Cinema's Most Iconic Shaving Scenes

Celluloid celebrations of the most masculine morning ritual

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The foam, the razor, the hot towel (and that stinging, stinging aftershave) – a combination that forms one of man's most satisfying rituals.

And it's a ritual that's been celebrated on screen, too, in iconic or character-defining scenes from some of history's greatest movies (and Crocodile Dundee). 

Here, we round up our favourite on-screen shaves, from Charlie Chaplin's exasperating dancing barber in The Great Dictator to the ravings of an underworld maniac in Sexy Beast.

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1 | Crocodile Dundee 

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He wrestles crocodiles, fights kangaroo hunters and kills snakes with his bare hands, but the legendary Crocodile Dundee still relies on a trusty disposable razor to keep his deeply-suntanned jawline looking fresh – that is, until Linda Kozlowski's journalist walks past, causing Dundee to pull out a bloody great hunting knife to finish the job. All together now, "that's not a knife..."


2 | Skyfall 


With 2012's Skyfall, director Sam Mendes gave us a Bond bearing scars both pyhsical and mental. Uniquely for a 007 film, there was no "official" Bond girl here, with Judi Dench's M replacing the traditional female sidekick with a more maternal role. What we did get was Naomie Harris' Moneypenny giving a damaged Bond an extremely close shave while helping him regain some of that "00" confidence. Not only a great scene visually, but a tense reconciliation after Moneypenny "killed" Bond's in the opening sequence.
 

3 | Tootsie 
 
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Years before Robin Williams donned drag to spend time with his children, Dustin Hoffman starred in the story of an "difficult" actor dressing up as the fairer sex in order to secure a role on a soap opera. Demonstrating considerable commitment to the deception, Hoffman's character shaves his face, then his entire body before plucking his eyebrows. In preparation for the film Hoffman dressed up in the full outfit and walked the streets of New York, reasoning that if anyone turned their heads, or noticed he was in drag, the film wouldn't work. After all of that Hoffman was disappointed the make-up department was unable to make him "beautiful"

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4 | The Untouchables

 
One of DeNiro's finest roles sees Al Capone relaxed and cocksure as he expertly handles members of the press, feeding them line after line (Remember: "You can get further with a kind word and a gun than you can with just a kind word."). The position of the shot is interesting too: the camera hovers above Capone as the audience waits for the inevitable slip of the razor and the resulting bloody cheek. When it comes, Capone's restrained reaction is a perfect indication of the menace lurking beneath Capone's "businessman" exterior. 
 

5 | Sexy Beast
 
 
In a career of stand-out performances, Ben Kingsley has never been more impressive (or terrifying) than as underworld nut-job Don Logan in Sexy Beast. Here he follows Ed Norton's lead in 25th Hour and goes on a reflective and unsettling rant in the mirror, delving into his own unhinged psyche and deep-routed anger. So iconic was the performance that Kingsley riffed on it twice again for Live Aid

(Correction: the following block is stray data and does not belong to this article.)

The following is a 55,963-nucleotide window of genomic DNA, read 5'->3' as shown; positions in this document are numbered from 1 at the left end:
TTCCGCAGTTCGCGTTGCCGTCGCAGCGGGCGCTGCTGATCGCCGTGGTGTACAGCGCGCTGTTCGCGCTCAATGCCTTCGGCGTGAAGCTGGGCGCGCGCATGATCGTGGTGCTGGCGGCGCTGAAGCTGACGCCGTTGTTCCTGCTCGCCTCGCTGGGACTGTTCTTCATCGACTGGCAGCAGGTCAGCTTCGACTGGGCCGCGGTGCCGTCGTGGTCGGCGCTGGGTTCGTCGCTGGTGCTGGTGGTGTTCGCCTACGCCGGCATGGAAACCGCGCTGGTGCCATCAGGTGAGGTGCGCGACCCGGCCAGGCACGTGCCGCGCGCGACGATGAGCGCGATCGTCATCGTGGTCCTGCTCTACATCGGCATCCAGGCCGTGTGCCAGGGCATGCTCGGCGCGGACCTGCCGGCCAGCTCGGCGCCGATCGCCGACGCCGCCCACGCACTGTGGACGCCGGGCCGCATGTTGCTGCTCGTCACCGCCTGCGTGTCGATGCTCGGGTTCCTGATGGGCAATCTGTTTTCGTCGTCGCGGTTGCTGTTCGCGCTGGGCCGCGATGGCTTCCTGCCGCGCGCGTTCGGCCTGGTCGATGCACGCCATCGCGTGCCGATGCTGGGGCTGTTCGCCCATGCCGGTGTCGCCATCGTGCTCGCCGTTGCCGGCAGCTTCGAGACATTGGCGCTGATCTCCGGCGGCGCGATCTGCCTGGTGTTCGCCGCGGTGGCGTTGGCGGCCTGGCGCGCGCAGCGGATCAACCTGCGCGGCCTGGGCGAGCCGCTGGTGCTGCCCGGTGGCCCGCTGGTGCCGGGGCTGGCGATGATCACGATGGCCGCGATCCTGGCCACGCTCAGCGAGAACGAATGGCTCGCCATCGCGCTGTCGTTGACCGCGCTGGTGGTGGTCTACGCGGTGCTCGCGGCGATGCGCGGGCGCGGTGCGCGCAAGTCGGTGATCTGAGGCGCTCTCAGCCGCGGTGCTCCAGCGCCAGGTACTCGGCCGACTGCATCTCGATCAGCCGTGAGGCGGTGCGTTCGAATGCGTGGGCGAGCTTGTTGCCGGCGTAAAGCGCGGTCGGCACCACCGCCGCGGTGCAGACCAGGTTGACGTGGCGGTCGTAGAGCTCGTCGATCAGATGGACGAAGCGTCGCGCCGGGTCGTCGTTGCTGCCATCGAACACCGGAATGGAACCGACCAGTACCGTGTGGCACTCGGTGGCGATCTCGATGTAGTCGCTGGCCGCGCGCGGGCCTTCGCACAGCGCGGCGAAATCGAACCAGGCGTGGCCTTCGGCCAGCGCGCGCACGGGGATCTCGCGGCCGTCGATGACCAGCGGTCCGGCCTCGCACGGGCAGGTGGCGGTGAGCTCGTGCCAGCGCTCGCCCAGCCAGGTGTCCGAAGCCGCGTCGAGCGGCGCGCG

6 | Bram Stoker's Dracula
 
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Keanu Reeves has never been worse and even Gary Oldman couldn't save Francis Ford Coppola's ill-fated Dracula effort. Today, the only scene that stands up is this one of Reeves shaving as Dracula creeps ever closer behind him. Terrifying when you watched it as a child – although laughable now – the scene is guaranteed to make you paranoid next time you tackle that 5 O'clock shadow.
 

7 | The Royal Tenenbaums

 
A downer, but a fantastic scene as Luke Wilson's Richie Tenenbaum tries to end it all with a razor blade. As he takes off his sweatband and aviators, then trims his hair and beard before lathering up, we see a gradual process of a man casting everything aside in a strange pre-death grooming ritual, set to Elliot Smith's haunting 'Needle In The Hay'. Luckily (spoiler alert) he survives to shave another day.
 

8 | The Great Dictator
 

One of Chaplin's most iconic roles sees him star as a Jewish barber in the ghetto of a fictional country during a WW2-esque conflict. In this scene we're reminded of Chaplin's true physical genius. The fluidity of movement and sense of rhythm as he nonchalantly delivers one of the closest shaves in history may never be matched. 
 
 
9 | High Plains Drifter
 
 
The Eastwood-directed High Plains Drifter owes plenty to Sergio Leone's Dollar's Trilogy, particularly in this early scene as Eastwood's The Stranger rides into town for a shave. The barber channels the audience's anxiety and violent expectations as he fidgets with his tools and his eyes dart nervously about. The shock is that the shaving knife plays no part in the sudden murder of the three bandits, subverting expectations after a tense build up.

In terms of the quality of the shave, we recommend the still-bearded, post-shootout Eastwood may want to choose another barber

 
 
10 | North By Northwest
 

Being on the run, on a train, is no excuse for sloppy personal hygiene as Cary Grant's character well knows. Forced to shave with Eva Marie Saint's tiny travel razor, Grant engages in playful bathroom banter with a bemused fellow passenger (the shaving equivalent of "mine's bigger than yours"). The dialogue upon emerging from the bathroom is even better: asked what took him so long Grant replies, "big face, small razor." Unflappable. 
 

Tell us which is your favourite in the comments


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